Digging for trilobites or dinosaurs has similarities to looking for oil—the right environments are required, the fossils cannot have been heated too much or under too much pressure, and they have to be exposed at a particular place in the Earth (road cut, hillside, etc). They do not have to experience a particular diagenetic process that changes them into something we seek; indeed we try to avoid such places. Thus far the taphonomic principles are remarkably similar between the usual fossils we study professionally and the fossil fuels we need in our ordinary lives.

It’s the collecting that’s different. For body or trace fossils, we merely prospect along outcrops and dig them out with rock picks, shovels or sometimes bulldozers and air hammers. To find oil is quite different. It is the discovery aspect of my extended taphonomic scheme that makes the oil business.

When oil men find one of these traps, they might drill a well (Fig. 3, Fig. 4) to check for oil, or search or continue exploration by seismic means. Truck-mounted plates vibrate the surface of the earth to generate seismic waves that then reflect or refract from the rock layers below from which two and three dimensional images of the subsurface are assembled by massive computers. It’s an expensive business. Offshore, seismic waves are generated from "air guns" towed by ships and blasting sudden bursts of air that send a sound signal through the water and into the rocks below. Recently, while I was sailing across the North Sea at night in a sailboat, the radio suddenly squawked and the radar showed an image of ship approaching at an angle to our path but not making any concession to us. I started a maneuver but the captain of the other ship told me to stop. He informed us he was a seismic ship towing several cables over two miles long with guns and hydrophones, and he didn’t want us fouling his lines. He commanded us to follow his directions that he gave with new bearings every so often. After making many turns, lowering and hoisting the sails, we were finally clear of the seismic ship and her lines. I was impressed. That captain was so calm and collected as he ordered us around the North Sea that I figured he must have done this quite often. He was obviously very concerned, too. Sea-going oil exploration is also a complex business, but a bit cheaper than using trucks on land. Oil exploration has gotten very complex.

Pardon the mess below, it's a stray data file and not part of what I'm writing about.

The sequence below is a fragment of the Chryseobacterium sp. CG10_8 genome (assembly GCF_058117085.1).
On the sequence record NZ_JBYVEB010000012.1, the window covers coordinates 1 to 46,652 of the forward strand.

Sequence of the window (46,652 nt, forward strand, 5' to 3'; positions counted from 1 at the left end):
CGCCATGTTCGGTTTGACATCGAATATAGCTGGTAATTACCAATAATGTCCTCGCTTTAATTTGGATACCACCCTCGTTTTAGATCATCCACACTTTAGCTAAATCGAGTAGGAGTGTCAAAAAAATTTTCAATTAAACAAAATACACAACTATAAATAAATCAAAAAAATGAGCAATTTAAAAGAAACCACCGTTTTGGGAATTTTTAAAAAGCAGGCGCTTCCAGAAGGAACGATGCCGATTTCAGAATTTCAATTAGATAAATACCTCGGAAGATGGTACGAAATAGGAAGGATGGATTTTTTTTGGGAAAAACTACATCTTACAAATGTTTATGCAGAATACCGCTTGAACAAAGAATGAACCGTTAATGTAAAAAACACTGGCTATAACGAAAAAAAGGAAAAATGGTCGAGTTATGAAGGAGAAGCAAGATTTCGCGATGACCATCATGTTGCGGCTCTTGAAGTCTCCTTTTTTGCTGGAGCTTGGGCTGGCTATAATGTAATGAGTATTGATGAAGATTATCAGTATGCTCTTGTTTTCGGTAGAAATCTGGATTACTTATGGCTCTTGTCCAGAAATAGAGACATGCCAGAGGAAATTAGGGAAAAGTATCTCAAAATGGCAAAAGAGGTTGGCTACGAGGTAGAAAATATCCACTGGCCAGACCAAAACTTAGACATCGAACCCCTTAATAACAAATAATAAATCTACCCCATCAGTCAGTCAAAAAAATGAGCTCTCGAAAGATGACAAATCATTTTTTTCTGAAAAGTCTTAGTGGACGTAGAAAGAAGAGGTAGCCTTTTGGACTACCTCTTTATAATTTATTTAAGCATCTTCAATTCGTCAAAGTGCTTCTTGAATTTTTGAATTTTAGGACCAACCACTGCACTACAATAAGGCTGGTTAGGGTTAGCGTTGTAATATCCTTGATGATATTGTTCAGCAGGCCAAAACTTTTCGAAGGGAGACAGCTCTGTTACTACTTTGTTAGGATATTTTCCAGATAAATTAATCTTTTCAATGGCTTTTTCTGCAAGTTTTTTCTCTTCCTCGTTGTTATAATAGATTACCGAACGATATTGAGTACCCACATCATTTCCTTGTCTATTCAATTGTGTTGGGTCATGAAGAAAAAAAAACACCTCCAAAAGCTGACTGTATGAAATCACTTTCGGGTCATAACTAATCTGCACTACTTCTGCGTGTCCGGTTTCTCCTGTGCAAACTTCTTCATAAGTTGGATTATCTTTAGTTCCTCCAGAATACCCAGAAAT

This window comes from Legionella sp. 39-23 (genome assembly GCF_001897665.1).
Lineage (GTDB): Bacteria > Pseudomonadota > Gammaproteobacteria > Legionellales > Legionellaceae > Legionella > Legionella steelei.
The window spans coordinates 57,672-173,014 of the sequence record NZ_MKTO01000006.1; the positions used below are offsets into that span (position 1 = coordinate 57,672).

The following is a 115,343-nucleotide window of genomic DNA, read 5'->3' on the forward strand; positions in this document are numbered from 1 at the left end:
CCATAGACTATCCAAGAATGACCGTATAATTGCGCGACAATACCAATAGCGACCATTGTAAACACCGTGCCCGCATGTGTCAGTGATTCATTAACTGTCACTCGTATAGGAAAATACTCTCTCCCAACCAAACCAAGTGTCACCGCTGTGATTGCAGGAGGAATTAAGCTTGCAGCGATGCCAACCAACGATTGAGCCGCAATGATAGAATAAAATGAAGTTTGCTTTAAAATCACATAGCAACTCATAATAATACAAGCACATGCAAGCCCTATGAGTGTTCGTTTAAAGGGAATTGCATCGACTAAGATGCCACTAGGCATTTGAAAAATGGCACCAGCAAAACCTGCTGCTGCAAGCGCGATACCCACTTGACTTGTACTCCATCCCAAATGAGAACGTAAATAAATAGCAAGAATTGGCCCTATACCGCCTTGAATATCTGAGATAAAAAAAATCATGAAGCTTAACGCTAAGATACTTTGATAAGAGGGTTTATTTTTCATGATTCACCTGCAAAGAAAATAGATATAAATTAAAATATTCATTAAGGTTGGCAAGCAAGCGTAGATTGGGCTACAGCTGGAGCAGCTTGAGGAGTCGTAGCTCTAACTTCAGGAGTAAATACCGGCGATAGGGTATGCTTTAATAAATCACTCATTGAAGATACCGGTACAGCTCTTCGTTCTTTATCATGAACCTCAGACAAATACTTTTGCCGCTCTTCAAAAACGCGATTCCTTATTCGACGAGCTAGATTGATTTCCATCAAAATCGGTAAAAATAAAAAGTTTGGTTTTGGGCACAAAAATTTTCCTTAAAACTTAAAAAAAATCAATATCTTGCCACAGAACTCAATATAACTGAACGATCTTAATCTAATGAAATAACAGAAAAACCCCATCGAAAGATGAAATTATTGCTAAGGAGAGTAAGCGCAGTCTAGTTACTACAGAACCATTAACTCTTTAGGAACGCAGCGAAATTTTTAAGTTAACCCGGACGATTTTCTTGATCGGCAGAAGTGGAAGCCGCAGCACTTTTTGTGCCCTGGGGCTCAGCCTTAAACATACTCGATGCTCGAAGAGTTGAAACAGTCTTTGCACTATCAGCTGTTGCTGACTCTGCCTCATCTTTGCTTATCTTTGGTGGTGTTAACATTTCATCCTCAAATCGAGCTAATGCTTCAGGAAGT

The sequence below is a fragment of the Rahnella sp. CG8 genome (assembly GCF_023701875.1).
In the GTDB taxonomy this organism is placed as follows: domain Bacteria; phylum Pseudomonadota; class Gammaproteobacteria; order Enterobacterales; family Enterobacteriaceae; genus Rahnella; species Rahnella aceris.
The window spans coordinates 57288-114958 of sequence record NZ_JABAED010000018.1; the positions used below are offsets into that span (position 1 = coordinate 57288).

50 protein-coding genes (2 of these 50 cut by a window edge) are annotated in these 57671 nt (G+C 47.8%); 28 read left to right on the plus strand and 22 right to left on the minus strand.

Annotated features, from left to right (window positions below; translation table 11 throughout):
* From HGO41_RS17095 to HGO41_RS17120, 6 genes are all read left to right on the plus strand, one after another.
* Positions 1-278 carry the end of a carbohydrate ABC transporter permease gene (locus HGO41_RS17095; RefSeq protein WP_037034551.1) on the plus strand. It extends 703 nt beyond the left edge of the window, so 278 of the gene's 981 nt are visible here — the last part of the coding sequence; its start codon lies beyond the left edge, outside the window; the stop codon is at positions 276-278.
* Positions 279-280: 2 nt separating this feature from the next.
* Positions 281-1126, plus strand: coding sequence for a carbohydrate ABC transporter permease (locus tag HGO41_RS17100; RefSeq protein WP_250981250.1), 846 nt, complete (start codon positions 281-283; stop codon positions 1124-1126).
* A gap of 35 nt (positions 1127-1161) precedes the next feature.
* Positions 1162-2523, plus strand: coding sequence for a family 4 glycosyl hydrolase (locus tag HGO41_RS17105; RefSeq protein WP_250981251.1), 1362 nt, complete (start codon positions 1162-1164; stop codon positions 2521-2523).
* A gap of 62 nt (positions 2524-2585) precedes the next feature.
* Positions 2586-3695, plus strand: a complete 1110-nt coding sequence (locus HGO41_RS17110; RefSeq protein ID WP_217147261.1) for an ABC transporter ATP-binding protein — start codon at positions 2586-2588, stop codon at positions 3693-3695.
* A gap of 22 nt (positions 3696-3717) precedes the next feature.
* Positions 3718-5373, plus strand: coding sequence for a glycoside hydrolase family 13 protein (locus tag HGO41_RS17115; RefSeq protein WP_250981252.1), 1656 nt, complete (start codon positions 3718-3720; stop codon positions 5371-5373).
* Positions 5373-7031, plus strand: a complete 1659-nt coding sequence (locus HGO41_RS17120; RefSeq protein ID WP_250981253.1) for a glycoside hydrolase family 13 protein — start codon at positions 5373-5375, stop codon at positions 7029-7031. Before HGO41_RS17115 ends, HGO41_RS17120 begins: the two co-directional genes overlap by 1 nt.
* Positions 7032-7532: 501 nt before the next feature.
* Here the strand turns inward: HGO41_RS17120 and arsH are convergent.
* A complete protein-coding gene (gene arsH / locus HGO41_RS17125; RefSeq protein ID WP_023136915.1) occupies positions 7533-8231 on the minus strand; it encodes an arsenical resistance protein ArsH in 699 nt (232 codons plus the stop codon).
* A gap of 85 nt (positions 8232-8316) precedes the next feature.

Once all this data is collected and analyzed, the real test of the oil people’s hypothesis is in the drilling. Then the expenses really begin to increase. Not all wells are successful; some are duds and others just dribble a little oil. It’s the ones where the oil flows easily into the wells through the permeable rocks that make the business worthwhile. Even whole fields sometimes are not worth drilling. Once a field is drilled and production begins, it is only a matter of time before the oil can no longer be extracted, even using so-called secondary recovery techniques where hot water, steam or chemicals are pumped into the field to encourage the oil to flow (Fig 5). Of all this oil that is discovered, only about 50% of it can be produced from the rocks. That’s like knowing an outcrop has a lot of trilobites, but you can only find a fraction of them—very frustrating indeed.

We should have been teaching about this and more effectively preparing our countries and the world for leaner oil times. Like all fossils, oil is a finite resource. Sooner or later we will have produced it all. Fifty years ago we knew that the US, and later the world, would use more oil than it could produce. Petroleum geologist M. King Hubbert explained it all back then and showed his famous graph with a peak in production for the US in 1971. He was about right, and we have been on the downside of that curve ever since. For the US, this means having had to imported increasing amounts of oil ever since. Hubbert and others have run the curves for the entire world (Figure 6), and peak production probably occurred in late 2005 (Deffeyes, 2006, suggests Thanksgiving Day, 2005, as the day we passed over the peak). All the easy oil was found long ago and new oil fields have not changed the picture. Likely areas of high production are unknown, although oil is still being explored for and produced, just not as steadily or at such cheap prices as before. Production cannot grow because there is not enough oil known, and amazing new finds are highly unlikely. The more we use now, the less we will have in the future. Although controversial the world probably is now on the downside of Hubbert’s curve at the same time that demand is growing more rapidly than ever before. The squeeze is getting tighter and tighter. Predictions are now that we will see $10-12/gallon in the US and probably nearly $20 in some other parts of the world in just a few years. Unlike the US, when world oil production falls below demand, there is no where else to go to for oil. That’s the end. It won’t come suddenly, of course, because we will slide down the world’s Hubbert curve and we will be willing to pay for it for sometime. Oil is unlikely under any scenario to get cheaper than it is now on the average. Fluctuations are likely and dips in price may occur, but the prices will inevitably increase yet again. It’s a finite resource! We really only argue about how fast that might happen.